Thursday, January 04, 2007

Get Your Merry On 2006, Part II

Christmas Day

11:09 AM—Let the Gluttony Begin

Victoria woke me up at 7:30 this morning. Seeing as how I was the only one sleeping on the couch instead of in an actual bedroom, I was the easy target. Plus she knows that I’m good-natured and won’t grump at her. She had read her note from Santa Claus and seemed very excited that he had written back to her. All seems well on that front.

We watched Vicky open her stocking presents while poor Kristy made extra stuffing; my mother was quite upset that there was no extra stuffing made last night. Never mind that Stacy was the one who said not to make any more; Kristy was the one who was at fault and therefore deserved to be yelled at.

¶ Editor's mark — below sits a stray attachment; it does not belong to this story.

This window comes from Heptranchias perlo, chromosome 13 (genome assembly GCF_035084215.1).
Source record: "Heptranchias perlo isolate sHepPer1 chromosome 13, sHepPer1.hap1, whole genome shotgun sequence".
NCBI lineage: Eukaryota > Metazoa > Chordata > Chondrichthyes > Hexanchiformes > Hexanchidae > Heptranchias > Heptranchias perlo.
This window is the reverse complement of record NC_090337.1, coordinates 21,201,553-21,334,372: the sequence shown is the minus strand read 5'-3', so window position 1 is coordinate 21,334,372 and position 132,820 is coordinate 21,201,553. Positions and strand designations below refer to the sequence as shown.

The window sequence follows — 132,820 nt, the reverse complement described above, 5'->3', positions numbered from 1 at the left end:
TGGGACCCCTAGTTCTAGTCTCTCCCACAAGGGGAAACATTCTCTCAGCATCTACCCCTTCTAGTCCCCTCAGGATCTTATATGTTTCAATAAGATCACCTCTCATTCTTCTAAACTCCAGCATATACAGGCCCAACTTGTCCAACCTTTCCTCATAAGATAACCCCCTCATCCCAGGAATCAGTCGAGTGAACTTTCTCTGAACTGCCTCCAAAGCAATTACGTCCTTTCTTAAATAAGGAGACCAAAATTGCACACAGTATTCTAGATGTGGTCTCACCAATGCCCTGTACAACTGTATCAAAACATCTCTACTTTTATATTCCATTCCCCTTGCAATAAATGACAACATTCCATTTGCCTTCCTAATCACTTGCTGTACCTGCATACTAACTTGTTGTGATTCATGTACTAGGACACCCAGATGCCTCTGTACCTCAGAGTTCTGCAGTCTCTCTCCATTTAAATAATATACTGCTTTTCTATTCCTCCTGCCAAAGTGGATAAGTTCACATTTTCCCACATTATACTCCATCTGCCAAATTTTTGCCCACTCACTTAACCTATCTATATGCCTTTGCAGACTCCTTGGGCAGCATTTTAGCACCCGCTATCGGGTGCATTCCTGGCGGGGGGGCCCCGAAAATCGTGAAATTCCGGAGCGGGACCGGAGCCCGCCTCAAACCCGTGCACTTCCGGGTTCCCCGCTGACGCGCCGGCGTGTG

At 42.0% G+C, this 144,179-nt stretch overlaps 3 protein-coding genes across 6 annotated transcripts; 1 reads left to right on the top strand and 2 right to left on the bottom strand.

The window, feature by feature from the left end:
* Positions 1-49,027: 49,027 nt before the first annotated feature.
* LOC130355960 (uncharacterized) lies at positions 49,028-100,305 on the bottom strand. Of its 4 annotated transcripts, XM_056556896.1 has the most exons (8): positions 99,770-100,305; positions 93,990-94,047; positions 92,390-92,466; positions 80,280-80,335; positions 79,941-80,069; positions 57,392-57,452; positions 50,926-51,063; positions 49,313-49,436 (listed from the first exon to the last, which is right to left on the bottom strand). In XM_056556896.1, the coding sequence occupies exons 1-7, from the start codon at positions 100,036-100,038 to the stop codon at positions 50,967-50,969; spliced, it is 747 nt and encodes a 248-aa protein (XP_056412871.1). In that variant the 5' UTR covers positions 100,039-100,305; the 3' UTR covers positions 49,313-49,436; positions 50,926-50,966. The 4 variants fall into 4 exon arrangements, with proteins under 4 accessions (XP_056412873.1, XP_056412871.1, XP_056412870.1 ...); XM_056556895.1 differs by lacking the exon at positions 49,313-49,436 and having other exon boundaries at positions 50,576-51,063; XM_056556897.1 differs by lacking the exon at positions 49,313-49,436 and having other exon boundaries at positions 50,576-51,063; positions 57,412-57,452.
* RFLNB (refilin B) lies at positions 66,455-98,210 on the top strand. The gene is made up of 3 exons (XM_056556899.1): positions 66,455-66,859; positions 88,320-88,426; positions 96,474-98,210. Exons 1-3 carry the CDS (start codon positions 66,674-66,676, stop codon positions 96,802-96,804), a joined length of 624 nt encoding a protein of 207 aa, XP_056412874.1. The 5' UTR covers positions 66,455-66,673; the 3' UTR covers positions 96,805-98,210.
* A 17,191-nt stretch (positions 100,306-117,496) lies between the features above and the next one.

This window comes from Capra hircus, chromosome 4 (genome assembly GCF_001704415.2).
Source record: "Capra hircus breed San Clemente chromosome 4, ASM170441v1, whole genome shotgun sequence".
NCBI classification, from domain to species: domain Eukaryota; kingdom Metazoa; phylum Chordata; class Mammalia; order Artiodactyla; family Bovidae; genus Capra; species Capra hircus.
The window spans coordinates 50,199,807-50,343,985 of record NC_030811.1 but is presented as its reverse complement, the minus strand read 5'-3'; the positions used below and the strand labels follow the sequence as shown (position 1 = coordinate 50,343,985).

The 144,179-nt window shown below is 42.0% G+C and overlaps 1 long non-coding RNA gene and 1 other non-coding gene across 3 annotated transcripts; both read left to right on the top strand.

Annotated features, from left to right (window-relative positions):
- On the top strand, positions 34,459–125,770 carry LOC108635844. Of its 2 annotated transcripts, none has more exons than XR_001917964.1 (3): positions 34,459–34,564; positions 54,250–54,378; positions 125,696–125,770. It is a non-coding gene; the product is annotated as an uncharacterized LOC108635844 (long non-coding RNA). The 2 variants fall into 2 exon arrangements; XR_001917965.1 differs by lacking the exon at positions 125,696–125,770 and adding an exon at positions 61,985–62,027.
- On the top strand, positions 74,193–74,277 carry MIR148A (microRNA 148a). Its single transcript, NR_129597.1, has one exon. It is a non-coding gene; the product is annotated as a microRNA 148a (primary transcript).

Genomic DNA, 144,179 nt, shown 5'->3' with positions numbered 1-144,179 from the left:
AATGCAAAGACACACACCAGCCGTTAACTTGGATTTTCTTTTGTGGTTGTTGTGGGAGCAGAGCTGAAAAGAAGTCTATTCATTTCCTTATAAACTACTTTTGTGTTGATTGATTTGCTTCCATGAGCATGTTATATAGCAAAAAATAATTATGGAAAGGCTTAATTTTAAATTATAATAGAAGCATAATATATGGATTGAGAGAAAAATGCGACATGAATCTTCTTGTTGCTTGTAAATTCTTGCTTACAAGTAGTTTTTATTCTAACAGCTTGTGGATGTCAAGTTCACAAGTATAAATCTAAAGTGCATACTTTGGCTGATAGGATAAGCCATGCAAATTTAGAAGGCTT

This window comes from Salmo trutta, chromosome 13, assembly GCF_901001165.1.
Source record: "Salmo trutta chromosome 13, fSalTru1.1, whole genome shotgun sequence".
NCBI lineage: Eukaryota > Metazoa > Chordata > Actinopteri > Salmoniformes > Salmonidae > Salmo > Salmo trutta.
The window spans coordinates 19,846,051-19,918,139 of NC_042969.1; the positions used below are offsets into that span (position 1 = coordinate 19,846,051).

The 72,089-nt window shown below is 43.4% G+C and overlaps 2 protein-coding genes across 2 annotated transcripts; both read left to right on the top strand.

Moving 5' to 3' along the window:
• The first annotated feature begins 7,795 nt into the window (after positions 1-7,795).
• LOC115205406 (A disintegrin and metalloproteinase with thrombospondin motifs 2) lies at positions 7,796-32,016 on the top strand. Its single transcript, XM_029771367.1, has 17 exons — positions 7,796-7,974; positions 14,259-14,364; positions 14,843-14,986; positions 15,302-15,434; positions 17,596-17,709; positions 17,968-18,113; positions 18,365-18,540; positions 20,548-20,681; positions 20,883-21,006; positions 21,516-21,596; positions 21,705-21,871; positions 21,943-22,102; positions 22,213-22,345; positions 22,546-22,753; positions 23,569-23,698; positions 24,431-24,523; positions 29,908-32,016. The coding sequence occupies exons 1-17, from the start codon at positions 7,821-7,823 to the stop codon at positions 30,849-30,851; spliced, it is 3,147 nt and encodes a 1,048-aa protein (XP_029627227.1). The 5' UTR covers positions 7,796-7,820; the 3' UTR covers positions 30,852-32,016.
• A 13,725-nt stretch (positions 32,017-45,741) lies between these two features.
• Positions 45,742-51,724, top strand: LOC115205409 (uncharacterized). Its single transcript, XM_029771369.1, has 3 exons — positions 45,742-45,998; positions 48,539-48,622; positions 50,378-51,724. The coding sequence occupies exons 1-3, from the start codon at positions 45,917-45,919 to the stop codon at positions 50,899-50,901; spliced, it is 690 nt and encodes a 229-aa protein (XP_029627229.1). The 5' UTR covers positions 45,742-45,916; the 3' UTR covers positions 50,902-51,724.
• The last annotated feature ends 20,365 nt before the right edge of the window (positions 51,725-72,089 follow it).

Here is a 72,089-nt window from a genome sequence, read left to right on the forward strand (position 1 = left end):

I had not psychically known to bring folding chairs from my apartment, so that has been my big faux pas so far today. I made our traditional breakfast: Kielbasa, eggs, and English muffins. I varied a tiny bit from our usual and dared to add dill to the scrambled eggs, but luckily this went by without a comment from my mother.

Now we are preparing for the descent of my mother’s side of the family, including my grandmother (not the Grandmonster, mind you), four aunts, three uncles (by marriage), innumerable cousins, their children, husbands and boy/girlfriends. Grand total is usually around 40 people packed into four rooms of a raised ranch.


12:23 PM—Hell in a Handbasket

Evil Mother is back. Kristy was dispatched to my apartment to collect the folding chairs and still wasn’t back after breakfast. Vicky was trying her best to be good all morning, asking what else needed to be done and doing whatever was asked of her. All she wanted was to be able to unwrap a few more presents, which we usually do before the Fam descends. Since Kristy wasn’t back, we didn’t really want to open more presents and Vicky was having a hard time understanding this. Finally, we gave in and as she searched for a present that my mother would approve of her opening, we all sat in the living room and looked on.